Monthly Archives: May 2022

Shadowlands: Recognizing Abandonment Trauma

I am once again in a river valley shadowland. Sunlight filters in barely; Internet, not at all. Rather than being able to walk two blocks to check in with family, I would have to drive six or seven miles.

So, I didn’t even unhitch. Not out of laziness, mind you. As I said (here), hitching and unhitching have become an enjoyable part of the process. They are like the pen and paper prep of writing a letter; not productive but necessary and oddly enjoyable.

No, I didn’t unhitch because my last time in such a place frightened me with how despondent I became in such utter isolation. I had people around me, but the sense of not having family and friends in the glass rectangle in my hands was suffocating. I was disturbed enough by this second round of connectivity blackout, that I thought, “If it gets really bad again, I will just leave. I’ll forfeit the night’s fee and get on the road, in the dark if I have to, and find a Walmart somewhere that allows me to park and reconnect with loved ones.

This isn’t addiction (no doubt, that is an issue for me) but it is dependence. The fear of losing contact with my friends and family has been a recurring nightmare since my thirties — since I began to be isolated from them quite literally.

It’s a common theme in people’s nightmares but for me it became pathological; I would dream of trying to call my mother and not being able to get through despite dozens of attempts and methods. From not being able to get “bars” on my phone to not being able to make the rotary dial turn properly to having an operator tell me no such number existed, my mother was unreachable in these stressful dreams. I would awaken near tears and sometimes raging.

At the time, I blamed my physical distance from her which I considered the fault of my parents and sibling. After her death, of course, I blamed the loss of her and my grief for these nightmares.

Now, I also blame the man I was married to, whose expectations of my behavior and his feelings about family (“family is overrated” was a favorite quip of his) kept me from pushing for travel to see my loved ones.

So this, like so many, frankly pathological, responses I have to what might just be annoyances to others, stems from a sort of slow, death-by-a-thousand-cuts trauma.

I lost decades with loved ones, with potential friends, and with places and things I loved (the Texas Hill Country, swimming). I gave those things up to be the good wife who did everything to keep him happy (translation: to minimize stress level in the home). That loss now means any separation, any risk of “never again,” frightens me.

I am sure this has played into a relationship I had as well—the Wrong man’s breadcrumbs calmed me immeasurably even though they were just that. Just knowing he was “out there” and had not completely abandoned me, gave me peace.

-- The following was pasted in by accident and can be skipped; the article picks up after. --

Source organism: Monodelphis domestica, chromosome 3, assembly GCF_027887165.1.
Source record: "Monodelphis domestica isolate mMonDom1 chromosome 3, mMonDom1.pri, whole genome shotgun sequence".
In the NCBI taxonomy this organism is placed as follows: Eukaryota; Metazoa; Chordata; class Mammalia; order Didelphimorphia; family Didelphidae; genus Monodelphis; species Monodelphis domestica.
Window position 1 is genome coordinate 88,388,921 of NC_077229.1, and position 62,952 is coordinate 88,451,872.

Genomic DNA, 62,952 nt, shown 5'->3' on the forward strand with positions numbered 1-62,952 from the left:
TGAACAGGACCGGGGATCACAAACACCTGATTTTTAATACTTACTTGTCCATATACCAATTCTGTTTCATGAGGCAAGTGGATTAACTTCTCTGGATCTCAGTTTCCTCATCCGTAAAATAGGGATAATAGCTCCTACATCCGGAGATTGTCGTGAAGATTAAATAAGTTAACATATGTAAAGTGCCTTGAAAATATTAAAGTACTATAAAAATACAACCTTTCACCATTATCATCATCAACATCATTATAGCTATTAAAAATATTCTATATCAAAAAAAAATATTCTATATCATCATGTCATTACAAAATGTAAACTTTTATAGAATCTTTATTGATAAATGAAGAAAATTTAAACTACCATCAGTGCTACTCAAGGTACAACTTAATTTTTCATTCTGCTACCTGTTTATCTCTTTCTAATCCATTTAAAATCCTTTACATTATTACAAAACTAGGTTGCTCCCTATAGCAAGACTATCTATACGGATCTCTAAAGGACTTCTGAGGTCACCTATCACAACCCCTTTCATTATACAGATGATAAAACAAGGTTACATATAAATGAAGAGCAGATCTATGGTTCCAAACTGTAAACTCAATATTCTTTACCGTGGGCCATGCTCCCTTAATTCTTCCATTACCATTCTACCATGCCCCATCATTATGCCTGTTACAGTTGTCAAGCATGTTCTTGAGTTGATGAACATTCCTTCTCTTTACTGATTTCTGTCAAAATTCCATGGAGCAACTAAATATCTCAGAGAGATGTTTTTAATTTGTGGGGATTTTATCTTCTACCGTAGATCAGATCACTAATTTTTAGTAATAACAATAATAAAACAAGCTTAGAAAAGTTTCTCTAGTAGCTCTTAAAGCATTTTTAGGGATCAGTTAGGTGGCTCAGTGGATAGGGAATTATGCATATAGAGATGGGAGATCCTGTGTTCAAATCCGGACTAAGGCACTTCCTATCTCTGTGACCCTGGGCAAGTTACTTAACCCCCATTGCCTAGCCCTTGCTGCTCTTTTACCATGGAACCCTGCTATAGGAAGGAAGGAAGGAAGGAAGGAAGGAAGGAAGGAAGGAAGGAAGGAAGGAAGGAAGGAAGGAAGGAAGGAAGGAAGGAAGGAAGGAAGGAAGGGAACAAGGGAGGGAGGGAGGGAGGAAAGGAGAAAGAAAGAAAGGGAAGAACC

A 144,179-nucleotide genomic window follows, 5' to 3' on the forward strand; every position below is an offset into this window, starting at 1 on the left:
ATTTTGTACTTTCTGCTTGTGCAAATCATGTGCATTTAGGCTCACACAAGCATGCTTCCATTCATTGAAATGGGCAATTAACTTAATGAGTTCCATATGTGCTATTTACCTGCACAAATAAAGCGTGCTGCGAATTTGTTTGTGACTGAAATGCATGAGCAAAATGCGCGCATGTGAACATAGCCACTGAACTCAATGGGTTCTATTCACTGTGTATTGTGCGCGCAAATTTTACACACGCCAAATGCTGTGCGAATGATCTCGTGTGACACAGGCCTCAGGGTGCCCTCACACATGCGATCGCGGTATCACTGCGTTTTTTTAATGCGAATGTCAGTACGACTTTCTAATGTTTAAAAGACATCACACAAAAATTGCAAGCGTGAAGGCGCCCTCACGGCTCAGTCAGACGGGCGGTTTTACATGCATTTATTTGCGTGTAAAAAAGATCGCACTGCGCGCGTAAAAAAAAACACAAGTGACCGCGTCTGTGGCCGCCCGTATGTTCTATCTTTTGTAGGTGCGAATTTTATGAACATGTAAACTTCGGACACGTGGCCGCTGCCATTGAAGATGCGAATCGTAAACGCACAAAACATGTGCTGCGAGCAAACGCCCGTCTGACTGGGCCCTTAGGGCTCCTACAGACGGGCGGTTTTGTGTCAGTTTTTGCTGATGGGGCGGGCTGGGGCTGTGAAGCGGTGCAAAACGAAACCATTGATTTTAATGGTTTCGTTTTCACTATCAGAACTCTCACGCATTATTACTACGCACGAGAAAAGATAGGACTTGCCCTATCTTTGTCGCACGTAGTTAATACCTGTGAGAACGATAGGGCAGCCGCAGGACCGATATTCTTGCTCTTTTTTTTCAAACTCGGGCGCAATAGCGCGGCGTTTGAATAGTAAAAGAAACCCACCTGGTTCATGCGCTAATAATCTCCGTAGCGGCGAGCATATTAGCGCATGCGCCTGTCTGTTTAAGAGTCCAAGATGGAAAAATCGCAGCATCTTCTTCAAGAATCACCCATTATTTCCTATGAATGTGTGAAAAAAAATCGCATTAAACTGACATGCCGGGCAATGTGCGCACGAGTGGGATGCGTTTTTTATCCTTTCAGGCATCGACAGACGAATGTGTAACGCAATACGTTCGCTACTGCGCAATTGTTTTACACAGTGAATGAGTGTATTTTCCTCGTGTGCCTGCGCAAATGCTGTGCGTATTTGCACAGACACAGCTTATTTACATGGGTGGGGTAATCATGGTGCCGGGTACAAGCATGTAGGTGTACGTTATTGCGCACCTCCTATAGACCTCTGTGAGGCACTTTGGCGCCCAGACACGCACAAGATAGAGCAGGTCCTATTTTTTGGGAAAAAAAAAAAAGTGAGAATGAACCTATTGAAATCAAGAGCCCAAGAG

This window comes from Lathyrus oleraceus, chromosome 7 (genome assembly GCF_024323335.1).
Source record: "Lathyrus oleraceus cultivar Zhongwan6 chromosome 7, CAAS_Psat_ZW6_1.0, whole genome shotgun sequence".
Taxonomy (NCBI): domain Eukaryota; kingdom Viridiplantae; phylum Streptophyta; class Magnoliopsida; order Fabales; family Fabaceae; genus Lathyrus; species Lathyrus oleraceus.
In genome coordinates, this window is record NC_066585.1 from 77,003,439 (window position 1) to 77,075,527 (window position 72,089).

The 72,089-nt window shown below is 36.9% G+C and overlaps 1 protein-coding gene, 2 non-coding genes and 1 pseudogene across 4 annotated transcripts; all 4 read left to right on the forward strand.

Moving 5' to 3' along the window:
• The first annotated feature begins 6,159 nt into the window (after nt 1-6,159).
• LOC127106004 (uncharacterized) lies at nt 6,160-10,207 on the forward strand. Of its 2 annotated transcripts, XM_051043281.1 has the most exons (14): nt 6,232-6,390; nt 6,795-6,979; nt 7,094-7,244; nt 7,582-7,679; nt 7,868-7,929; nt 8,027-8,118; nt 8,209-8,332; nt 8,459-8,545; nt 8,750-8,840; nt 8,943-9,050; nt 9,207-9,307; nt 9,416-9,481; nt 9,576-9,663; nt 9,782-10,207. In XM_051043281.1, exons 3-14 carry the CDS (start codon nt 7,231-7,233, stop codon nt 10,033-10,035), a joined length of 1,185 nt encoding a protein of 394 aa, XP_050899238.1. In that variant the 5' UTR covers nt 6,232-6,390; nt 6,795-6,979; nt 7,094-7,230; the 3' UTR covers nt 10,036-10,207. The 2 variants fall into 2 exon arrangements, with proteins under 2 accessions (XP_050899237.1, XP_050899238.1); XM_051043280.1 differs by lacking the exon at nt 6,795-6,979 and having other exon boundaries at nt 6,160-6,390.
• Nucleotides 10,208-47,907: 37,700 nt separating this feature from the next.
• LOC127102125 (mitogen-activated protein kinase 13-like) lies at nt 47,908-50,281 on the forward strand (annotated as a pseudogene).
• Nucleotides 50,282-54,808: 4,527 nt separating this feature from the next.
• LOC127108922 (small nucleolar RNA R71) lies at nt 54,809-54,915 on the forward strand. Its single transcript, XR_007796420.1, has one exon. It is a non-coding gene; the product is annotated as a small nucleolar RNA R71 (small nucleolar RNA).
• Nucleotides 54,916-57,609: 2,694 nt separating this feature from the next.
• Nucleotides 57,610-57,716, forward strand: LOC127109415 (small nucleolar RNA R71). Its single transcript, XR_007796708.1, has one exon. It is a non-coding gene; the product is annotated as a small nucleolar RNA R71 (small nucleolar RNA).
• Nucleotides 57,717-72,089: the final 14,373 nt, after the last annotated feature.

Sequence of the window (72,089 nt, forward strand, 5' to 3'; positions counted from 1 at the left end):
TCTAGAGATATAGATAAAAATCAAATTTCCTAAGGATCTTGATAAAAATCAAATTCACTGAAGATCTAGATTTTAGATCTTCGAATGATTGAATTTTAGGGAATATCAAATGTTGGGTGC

I am sure, in a twisted way, this fear also kept me in the marriage at least ten years longer than was reasonable. My husband was my family and only truly present friend after my daughter left. Who else would have me and how would I survive? I dare not lose my one connection. In other words, by the time I knew things were not right, I was emotionally bonded in a way that transcended the love relationship and became a pathological need for connection.

So, I had nightmares.

In addition to the phone call nightmares, I had nightmares that my husband was leaving me, literally abandoning me in parking lots as he drove off laughing. This was how much damage had been done to my psyche.

In real life, he assured me regularly that he wouldn’t leave. However, I had already been abandoned emotionally as far as my subconscious was concerned. If I didn’t behave as he wished, then he most certainly would abandon me physically. If I tried to be independent, if I insisted on seeing family by myself, if I pursued a career again that put me in contact with other men, if I made friends outside his circle, or if I “peacocked,” as he called it, by wearing or doing anything he deemed attention getting — all these were reasons, he implied, that gave him the right to abandon me.

But by year twenty-eight, I was exhausted. I was tired of wanting to die. I was tired of being apart from my family. I was tired of locking myself in bedrooms when strangers came over. I was tired of wearing virtual sacks and constant gray and brown. I was tired of carrying the weight of his expectations.

I have not dreamed the telephone nightmare or the abandonment nightmare since I left. I dream, instead, that I am with him again and he is “putting his foot down” again and I am so tired—again.

Still, nightmares or not, the anxiety of alone does not spare me in these beautiful but isolated places.

These two days have been easier, if only because it is two days, not five. I have not been careful about my choices for setting down for the night in one park or another. Once I get out of this valley and can look more closely at the coming weeks, I will be more cautious. A week without connection, is five days too long.

Perhaps, it will be slightly easier to have finally come to understand the cause of my fear. If the fear is based in “complex trauma,” that is a rational response, even though the fear itself is irrational. That recognition may allow me further and faster healing.

Just a pretty image on a positive note. Prunus sp.

The Unsubscribe Button is a Delusion: Survival & Concession as a Single Woman of a Certain Age

I’ve been contained in a valley of Wi-Fi, 5G, and visible spectrum shadows for five days. I can walk a few blocks to get a signal and walking is good for me, but I decided walking for that purpose was less beneficial. I’ve checked in with my brother and my daughter a few times, checked email, made additional arrangements for post-PA campgrounds, but largely avoided social media.